Thursday, 6 November 2014

ARC Review ~ Alice and the Fly by James Rice

Alice and the FlyPaperback received form the publisher in exchange for an honest review

Release Date: January 15th 2015

Publisher: Hodder and Stoughton

Description:This is a book about phobias and obsessions, isolation and dark corners. It's about families, friendships, and carefully preserved secrets. But above everything else it's about love. Finding love - in any of its forms - and nurturing it.

Miss Hayes has a new theory. She thinks my condition's caused by some traumatic incident from my past I keep deep-rooted in my mind. As soon as I come clean I'll flood out all these tears and it'll all be ok and I won't be scared of Them anymore. The truth is I can't think of any single traumatic childhood incident to tell her. I mean, there are plenty of bad memories - Herb's death, or the time I bit the hole in my tongue, or Finners Island, out on the boat with Sarah - but none of these are what caused the phobia. I've always had it. It's Them. I'm just scared of Them. It's that simple.

My Opinion

This was a strange read for me and not what I was expecting. It both had me wanting to read on, while at the same time something just didn't connect with me.

I liked the start, it was intriguing and I found myself flying through the pages rapidly. As well as that I liked the mystery that was created from the transcripts. I thought they were used cleverly so that the reader got an insight into what the other characters' thoughts and feelings were, which you otherwise wouldn't have seen. It was also the main reason for me getting to the end--I wanted to know what Greg had done.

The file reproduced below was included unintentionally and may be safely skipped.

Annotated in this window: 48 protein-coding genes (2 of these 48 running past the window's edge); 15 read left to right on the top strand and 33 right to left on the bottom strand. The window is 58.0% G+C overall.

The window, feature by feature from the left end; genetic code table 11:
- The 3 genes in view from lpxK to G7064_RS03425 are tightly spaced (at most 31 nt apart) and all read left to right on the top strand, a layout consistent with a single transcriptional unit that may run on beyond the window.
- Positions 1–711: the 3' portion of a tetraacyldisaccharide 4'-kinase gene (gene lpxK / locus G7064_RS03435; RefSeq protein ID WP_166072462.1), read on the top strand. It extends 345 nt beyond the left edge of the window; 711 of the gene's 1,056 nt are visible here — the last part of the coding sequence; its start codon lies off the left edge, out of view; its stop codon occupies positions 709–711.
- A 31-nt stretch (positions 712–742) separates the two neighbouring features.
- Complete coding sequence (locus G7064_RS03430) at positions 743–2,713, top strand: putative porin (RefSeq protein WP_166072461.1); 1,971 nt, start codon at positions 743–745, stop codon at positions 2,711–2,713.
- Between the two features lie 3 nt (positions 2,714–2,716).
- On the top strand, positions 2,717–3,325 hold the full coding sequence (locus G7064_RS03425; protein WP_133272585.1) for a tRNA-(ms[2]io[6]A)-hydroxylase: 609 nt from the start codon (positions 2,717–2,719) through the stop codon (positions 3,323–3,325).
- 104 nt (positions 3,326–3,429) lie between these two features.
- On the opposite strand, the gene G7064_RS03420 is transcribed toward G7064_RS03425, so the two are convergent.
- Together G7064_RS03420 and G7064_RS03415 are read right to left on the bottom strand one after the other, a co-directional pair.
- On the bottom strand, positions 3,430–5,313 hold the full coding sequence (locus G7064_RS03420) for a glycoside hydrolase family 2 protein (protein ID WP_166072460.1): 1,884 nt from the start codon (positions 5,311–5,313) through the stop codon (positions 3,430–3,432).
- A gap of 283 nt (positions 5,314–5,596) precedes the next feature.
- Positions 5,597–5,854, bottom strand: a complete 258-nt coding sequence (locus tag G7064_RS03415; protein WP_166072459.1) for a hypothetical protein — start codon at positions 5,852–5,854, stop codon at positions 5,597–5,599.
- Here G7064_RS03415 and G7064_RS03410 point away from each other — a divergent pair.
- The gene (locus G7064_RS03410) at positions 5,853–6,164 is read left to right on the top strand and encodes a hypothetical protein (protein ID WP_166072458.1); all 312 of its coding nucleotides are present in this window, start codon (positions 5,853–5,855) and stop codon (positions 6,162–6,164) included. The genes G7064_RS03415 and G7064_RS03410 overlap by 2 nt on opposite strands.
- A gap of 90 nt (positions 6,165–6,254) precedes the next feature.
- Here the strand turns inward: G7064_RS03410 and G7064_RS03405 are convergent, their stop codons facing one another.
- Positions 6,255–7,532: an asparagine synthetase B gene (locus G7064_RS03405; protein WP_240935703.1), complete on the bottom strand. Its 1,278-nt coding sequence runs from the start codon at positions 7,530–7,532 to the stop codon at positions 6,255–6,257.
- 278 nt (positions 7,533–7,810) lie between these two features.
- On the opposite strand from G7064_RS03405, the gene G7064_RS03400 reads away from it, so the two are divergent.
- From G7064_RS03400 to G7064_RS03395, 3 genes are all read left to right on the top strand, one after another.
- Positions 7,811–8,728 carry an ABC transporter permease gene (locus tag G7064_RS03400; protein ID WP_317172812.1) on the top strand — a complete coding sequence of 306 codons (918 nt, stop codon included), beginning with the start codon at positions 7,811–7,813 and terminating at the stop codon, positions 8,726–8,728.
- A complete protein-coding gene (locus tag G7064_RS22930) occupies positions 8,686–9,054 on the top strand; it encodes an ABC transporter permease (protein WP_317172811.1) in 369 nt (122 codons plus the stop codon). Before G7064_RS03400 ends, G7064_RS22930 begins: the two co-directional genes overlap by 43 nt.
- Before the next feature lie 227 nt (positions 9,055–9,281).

However, saying that, even though the start intrigued me, I did find myself getting bored of the writing style. It was fresh and different at the start, but as the book progressed I started to feel disconnected. For me there wasn't enough speech and character development outside of Greg--something which was hard to do because it is written like a journal. Also, the fact that I didn't connect with Greg also hindered my reading. I can understand his issues but I thought more would have been made of his fears/episodes, and overall I just felt very distance from the book--there wasn't enough tension for me as it all seemed a bit monotone.

Overall, I'm not really sure what I make of this read. There's something weirdly intriguing about it even though I found it hard to engage with. I'm still not quite sure what went on at the end, and parts did feel a little disjointed or not fully tied up to give a satisfying end, but it does make you think. It wouldn't be top of my list to recommend, but I definitely wouldn't discourage anyone from giving it a go.

1 comment:

  1. You make an interesting point about dialogue. I've been thinking about this recently and how it works (or should work) in a first-person narrative. It's a tricky thing to pull of, especially in a diary form like this. I recently interviewed the author (Interview with James Rice) and I wish I'd asked about this now. I think it makes for an interesting discussion point.


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